Then you get some medical use, high potential for abuse -- what do you want there? Barbiturates, amphetamines,.

Then we are going to get what? High medical use and high potential for abuse. Morphine, codeine. Codeine is the best one because codeine is in almost every single prescription cough medicine and it is addictive as can be.

Then you go on down and get the antibiotics -- high medical use, almost no potential for abuse, and there you are.

Once you schedule your drugs, you then tie the penalties for the drugs to the schedule and then, because in 1969 they wanted to reduce the marijuana penalties they had to deal with marijuana separately and did so.

But the 1969 act important for two reasons again: One, we abandoned the taxing mythology and; two, it was the first law in this country's history that, instead of raising the penalties in every offense category, lowered them.

Well, then you know what happened. We get the War on Drugs. You know how it all went down. We got perceptions in the 80s that there was an increase in drug use, a great dramatic decision to declare war on drugs and, predominantly, war on drug users.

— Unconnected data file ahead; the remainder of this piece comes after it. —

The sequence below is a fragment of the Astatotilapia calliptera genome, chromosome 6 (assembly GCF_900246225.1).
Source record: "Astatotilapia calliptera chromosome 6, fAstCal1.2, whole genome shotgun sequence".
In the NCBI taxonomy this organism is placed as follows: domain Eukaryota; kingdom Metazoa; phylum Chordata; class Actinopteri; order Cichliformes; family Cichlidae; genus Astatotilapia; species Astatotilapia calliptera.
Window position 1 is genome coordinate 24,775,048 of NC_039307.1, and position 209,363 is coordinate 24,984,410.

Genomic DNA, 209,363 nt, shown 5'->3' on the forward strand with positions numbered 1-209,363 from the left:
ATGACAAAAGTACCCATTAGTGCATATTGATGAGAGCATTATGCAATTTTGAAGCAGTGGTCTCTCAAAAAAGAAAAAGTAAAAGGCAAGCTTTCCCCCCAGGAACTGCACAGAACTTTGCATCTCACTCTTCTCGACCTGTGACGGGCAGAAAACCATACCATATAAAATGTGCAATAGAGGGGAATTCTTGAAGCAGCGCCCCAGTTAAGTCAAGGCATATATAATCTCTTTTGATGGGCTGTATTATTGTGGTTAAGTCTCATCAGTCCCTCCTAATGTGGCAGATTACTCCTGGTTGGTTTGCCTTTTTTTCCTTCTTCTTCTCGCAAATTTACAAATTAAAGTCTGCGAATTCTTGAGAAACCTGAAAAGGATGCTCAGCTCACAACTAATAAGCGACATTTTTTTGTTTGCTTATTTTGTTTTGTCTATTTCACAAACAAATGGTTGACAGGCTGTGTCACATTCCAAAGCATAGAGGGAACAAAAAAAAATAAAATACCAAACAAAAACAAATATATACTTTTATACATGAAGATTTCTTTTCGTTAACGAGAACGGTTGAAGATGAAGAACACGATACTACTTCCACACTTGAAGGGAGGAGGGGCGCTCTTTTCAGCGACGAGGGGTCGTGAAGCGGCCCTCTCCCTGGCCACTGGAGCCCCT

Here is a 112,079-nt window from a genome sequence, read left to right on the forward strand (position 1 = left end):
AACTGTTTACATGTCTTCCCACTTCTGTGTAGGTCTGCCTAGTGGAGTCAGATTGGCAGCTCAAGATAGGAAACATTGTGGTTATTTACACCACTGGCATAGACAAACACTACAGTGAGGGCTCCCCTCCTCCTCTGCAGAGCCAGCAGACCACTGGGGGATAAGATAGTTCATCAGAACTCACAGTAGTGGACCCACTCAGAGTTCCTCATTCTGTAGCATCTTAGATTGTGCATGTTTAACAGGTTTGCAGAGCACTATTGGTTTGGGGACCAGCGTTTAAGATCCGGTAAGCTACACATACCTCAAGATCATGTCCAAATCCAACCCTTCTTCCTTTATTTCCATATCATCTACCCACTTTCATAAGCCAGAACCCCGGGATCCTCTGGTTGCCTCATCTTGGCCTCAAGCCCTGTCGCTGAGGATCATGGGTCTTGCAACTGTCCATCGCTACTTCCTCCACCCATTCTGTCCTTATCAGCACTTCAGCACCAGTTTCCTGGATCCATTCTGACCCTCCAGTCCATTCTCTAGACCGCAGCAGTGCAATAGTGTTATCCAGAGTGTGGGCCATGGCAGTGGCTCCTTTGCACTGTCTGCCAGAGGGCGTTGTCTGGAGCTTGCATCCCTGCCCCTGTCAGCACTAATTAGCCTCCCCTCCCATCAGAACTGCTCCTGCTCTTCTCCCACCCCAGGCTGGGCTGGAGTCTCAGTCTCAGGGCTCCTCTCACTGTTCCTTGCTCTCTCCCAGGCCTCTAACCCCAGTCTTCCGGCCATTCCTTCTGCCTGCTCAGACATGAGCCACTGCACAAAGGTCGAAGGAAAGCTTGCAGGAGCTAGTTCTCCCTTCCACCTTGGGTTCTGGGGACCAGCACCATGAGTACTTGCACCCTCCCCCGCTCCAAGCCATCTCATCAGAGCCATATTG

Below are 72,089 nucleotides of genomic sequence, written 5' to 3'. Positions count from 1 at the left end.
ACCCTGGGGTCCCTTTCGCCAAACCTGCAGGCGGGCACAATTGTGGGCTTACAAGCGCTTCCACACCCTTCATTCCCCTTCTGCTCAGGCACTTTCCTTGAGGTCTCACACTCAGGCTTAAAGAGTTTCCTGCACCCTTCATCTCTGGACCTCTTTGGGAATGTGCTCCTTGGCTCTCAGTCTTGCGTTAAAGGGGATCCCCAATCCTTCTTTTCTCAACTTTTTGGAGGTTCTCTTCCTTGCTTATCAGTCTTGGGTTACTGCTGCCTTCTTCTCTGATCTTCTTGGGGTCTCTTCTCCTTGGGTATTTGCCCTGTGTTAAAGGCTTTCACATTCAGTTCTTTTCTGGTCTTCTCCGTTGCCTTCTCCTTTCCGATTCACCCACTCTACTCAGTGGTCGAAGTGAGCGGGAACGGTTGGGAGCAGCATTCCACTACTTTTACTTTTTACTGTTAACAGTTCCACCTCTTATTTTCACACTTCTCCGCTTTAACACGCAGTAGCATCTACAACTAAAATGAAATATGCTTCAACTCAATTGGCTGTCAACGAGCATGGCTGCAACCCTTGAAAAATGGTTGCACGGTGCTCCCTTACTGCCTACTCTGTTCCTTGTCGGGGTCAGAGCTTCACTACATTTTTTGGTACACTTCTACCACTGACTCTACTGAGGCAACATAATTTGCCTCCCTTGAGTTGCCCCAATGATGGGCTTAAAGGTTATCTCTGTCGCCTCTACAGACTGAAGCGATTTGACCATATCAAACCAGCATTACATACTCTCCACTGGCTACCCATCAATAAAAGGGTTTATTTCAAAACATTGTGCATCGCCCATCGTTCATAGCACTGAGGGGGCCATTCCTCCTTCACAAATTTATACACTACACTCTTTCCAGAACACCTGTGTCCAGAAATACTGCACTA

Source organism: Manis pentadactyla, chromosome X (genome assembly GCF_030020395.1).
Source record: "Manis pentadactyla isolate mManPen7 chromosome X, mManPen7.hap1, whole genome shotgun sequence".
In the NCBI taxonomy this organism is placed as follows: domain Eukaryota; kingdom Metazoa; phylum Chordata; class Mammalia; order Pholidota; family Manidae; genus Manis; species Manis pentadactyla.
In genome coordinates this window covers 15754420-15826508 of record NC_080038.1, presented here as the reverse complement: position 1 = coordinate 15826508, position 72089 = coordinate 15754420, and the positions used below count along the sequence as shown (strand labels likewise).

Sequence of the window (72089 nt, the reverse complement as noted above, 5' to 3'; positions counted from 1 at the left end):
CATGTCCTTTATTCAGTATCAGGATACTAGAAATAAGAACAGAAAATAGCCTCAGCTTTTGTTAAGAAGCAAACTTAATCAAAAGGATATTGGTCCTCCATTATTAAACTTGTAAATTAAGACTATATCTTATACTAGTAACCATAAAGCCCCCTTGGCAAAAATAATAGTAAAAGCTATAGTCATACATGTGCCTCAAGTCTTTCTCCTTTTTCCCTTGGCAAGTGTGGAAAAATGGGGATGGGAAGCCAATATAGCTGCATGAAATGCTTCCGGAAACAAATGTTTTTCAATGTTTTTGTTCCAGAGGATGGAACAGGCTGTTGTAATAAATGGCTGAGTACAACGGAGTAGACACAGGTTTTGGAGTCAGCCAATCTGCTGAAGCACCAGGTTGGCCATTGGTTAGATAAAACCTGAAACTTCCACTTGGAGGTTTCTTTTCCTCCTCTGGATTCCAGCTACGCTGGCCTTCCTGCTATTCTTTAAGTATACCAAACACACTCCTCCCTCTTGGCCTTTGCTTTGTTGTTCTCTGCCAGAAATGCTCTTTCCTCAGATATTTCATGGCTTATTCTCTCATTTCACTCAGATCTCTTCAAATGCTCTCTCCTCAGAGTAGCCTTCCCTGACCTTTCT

What I want to say to you is this, and this is where I think some of you are going to be a little surprised. You know as much about that process as I do. You watched it. You saw how we had one law after another, raising the penalties so that as late as 1990, thirty percent of the minority group population of the City of Baltimore who are male and between 20 and 29 are under court supervision for drugs. Thirty percent, that's the number you are looking for.

The War on Drugs, a very interesting war, because why? It was cheap to fight. It was cheap to fight at first -- why? You heard me in the "Recent Decisions" talk. What was last year's big moment, and the year before? The change in cheap and easy forfeiture. Criminal forfeiture was used to make this a costless war. That is, easy forfeiture from those who were caught allowed us to pay for the war in that way. I think we are going to have some real questions about whether people want to pay for the war on drugs through their taxes because now the Court has made forfeiture much, much more difficult in their overall concern for property rights.

But here is what I think may surprise some of you. You guys know as much about the War on Drugs as I do. I didn't come hear to talk, or to harangue, or to give you any opinions on that point. I think it speaks for itself. It is a failure and I think it will be judged as a failure. What I wanted to bring you instead was, instead of talking about that that everybody is talking about -- and you guys will ultimately resolve it and you guys are the ones who are seeing all the drug cases, day in and day out, and always will, until this changes. But, what I thought I could bring you was the part of the story you hadn't heard -- how we got to where we were when the War on Drugs was declared.